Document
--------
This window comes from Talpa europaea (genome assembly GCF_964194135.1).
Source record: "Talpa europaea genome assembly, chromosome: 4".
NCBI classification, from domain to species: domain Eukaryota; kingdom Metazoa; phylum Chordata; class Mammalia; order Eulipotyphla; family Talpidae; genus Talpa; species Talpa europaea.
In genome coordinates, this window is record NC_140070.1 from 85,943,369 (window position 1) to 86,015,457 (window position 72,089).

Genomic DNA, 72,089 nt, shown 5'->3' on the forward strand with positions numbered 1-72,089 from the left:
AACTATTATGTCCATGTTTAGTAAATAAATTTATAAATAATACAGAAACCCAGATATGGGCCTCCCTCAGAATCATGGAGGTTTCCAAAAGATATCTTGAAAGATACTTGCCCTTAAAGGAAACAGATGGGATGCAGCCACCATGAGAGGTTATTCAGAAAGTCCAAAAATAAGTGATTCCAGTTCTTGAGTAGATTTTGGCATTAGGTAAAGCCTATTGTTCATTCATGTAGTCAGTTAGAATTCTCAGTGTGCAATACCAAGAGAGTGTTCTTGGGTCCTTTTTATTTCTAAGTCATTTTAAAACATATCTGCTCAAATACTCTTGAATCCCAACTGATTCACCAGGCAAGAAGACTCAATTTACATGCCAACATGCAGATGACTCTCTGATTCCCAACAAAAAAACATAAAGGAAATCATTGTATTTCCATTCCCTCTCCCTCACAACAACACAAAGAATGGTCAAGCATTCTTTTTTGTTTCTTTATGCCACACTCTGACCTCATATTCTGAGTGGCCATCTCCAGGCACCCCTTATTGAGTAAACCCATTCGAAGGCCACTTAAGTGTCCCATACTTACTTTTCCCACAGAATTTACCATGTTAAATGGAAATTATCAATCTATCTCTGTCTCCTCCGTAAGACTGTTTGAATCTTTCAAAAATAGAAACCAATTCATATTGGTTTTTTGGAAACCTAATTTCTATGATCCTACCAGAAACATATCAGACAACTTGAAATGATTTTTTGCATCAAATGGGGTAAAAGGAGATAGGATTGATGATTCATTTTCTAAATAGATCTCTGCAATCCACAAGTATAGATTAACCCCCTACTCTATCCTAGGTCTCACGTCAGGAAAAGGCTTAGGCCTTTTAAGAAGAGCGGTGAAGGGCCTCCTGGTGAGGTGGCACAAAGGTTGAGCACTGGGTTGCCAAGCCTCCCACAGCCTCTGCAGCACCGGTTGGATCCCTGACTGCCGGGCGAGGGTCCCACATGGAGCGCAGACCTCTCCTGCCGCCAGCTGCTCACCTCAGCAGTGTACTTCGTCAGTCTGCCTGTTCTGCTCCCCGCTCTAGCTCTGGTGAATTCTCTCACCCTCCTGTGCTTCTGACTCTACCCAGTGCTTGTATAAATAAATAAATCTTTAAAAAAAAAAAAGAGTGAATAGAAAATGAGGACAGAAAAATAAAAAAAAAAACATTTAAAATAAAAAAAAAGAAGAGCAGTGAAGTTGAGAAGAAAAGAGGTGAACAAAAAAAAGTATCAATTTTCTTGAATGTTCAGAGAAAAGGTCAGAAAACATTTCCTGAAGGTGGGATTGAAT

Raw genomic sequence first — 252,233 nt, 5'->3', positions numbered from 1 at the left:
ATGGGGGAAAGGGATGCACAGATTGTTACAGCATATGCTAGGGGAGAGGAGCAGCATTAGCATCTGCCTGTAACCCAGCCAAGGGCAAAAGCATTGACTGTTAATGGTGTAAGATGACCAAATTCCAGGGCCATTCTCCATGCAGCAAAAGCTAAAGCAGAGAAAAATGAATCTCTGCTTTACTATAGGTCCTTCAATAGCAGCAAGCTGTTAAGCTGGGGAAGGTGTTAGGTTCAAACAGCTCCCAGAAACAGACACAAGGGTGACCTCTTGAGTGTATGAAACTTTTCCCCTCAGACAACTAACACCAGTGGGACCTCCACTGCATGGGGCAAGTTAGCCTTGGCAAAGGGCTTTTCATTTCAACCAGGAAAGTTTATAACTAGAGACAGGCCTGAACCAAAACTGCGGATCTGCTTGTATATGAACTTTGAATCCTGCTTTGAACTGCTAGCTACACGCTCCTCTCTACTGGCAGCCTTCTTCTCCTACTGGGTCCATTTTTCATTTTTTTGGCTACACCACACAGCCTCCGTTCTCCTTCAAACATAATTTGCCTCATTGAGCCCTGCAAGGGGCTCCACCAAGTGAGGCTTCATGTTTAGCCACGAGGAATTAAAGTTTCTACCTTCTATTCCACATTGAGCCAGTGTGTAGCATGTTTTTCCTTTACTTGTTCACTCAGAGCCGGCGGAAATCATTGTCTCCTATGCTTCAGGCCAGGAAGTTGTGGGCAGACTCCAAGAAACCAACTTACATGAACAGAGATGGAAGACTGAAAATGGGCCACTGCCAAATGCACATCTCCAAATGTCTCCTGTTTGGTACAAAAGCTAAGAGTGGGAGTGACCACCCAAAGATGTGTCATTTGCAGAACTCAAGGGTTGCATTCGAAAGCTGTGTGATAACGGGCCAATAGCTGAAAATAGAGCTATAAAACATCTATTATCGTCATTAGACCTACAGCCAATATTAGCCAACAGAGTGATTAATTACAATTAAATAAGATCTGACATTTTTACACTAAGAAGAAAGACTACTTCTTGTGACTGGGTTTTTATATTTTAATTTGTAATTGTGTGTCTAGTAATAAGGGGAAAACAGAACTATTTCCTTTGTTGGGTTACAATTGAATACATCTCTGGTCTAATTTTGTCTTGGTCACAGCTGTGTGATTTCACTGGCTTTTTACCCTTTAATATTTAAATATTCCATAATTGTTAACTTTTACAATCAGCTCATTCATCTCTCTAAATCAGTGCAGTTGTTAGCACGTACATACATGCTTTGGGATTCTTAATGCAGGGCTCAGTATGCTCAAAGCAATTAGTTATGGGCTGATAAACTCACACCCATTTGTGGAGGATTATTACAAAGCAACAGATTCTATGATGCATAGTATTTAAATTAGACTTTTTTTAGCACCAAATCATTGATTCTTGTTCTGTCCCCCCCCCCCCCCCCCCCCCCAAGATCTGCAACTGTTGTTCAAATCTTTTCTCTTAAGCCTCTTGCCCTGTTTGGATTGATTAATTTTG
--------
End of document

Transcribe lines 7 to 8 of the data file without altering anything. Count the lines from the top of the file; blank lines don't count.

Raw genomic sequence first — 252,233 nt, 5'->3', positions numbered from 1 at the left:
ATGGGGGAAAGGGATGCACAGATTGTTACAGCATATGCTAGGGGAGAGGAGCAGCATTAGCATCTGCCTGTAACCCAGCCAAGGGCAAAAGCATTGACTGTTAATGGTGTAAGATGACCAAATTCCAGGGCCATTCTCCATGCAGCAAAAGCTAAAGCAGAGAAAAATGAATCTCTGCTTTACTATAGGTCCTTCAATAGCAGCAAGCTGTTAAGCTGGGGAAGGTGTTAGGTTCAAACAGCTCCCAGAAACAGACACAAGGGTGACCTCTTGAGTGTATGAAACTTTTCCCCTCAGACAACTAACACCAGTGGGACCTCCACTGCATGGGGCAAGTTAGCCTTGGCAAAGGGCTTTTCATTTCAACCAGGAAAGTTTATAACTAGAGACAGGCCTGAACCAAAACTGCGGATCTGCTTGTATATGAACTTTGAATCCTGCTTTGAACTGCTAGCTACACGCTCCTCTCTACTGGCAGCCTTCTTCTCCTACTGGGTCCATTTTTCATTTTTTTGGCTACACCACACAGCCTCCGTTCTCCTTCAAACATAATTTGCCTCATTGAGCCCTGCAAGGGGCTCCACCAAGTGAGGCTTCATGTTTAGCCACGAGGAATTAAAGTTTCTACCTTCTATTCCACATTGAGCCAGTGTGTAGCATGTTTTTCCTTTACTTGTTCACTCAGAGCCGGCGGAAATCATTGTCTCCTATGCTTCAGGCCAGGAAGTTGTGGGCAGACTCCAAGAAACCAACTTACATGAACAGAGATGGAAGACTGAAAATGGGCCACTGCCAAATGCACATCTCCAAATGTCTCCTGTTTGGTACAAAAGCTAAGAGTGGGAGTGACCACCCAAAGATGTGTCATTTGCAGAACTCAAGGGTTGCATTCGAAAGCTGTGTGATAACGGGCCAATAGCTGAAAATAGAGCTATAAAACATCTATTATCGTCATTAGACCTACAGCCAATATTAGCCAACAGAGTGATTAATTACAATTAAATAAGATCTGACATTTTTACACTAAGAAGAAAGACTACTTCTTGTGACTGGGTTTTTATATTTTAATTTGTAATTGTGTGTCTAGTAATAAGGGGAAAACAGAACTATTTCCTTTGTTGGGTTACAATTGAATACATCTCTGGTCTAATTTTGTCTTGGTCACAGCTGTGTGATTTCACTGGCTTTTTACCCTTTAATATTTAAATATTCCATAATTGTTAACTTTTACAATCAGCTCATTCATCTCTCTAAATCAGTGCAGTTGTTAGCACGTACATACATGCTTTGGGATTCTTAATGCAGGGCTCAGTATGCTCAAAGCAATTAGTTATGGGCTGATAAACTCACACCCATTTGTGGAGGATTATTACAAAGCAACAGATTCTATGATGCATAGTATTTAAATTAGACTTTTTTTAGCACCAAATCATTGATTCTTGTTCTGTCCCCCCCCCCCCCCCCCCCCCCAAGATCTGCAACTGTTGTTCAAATCTTTTCTCTTAAGCCTCTTGCCCTGTTTGGATTGATTAATTTTG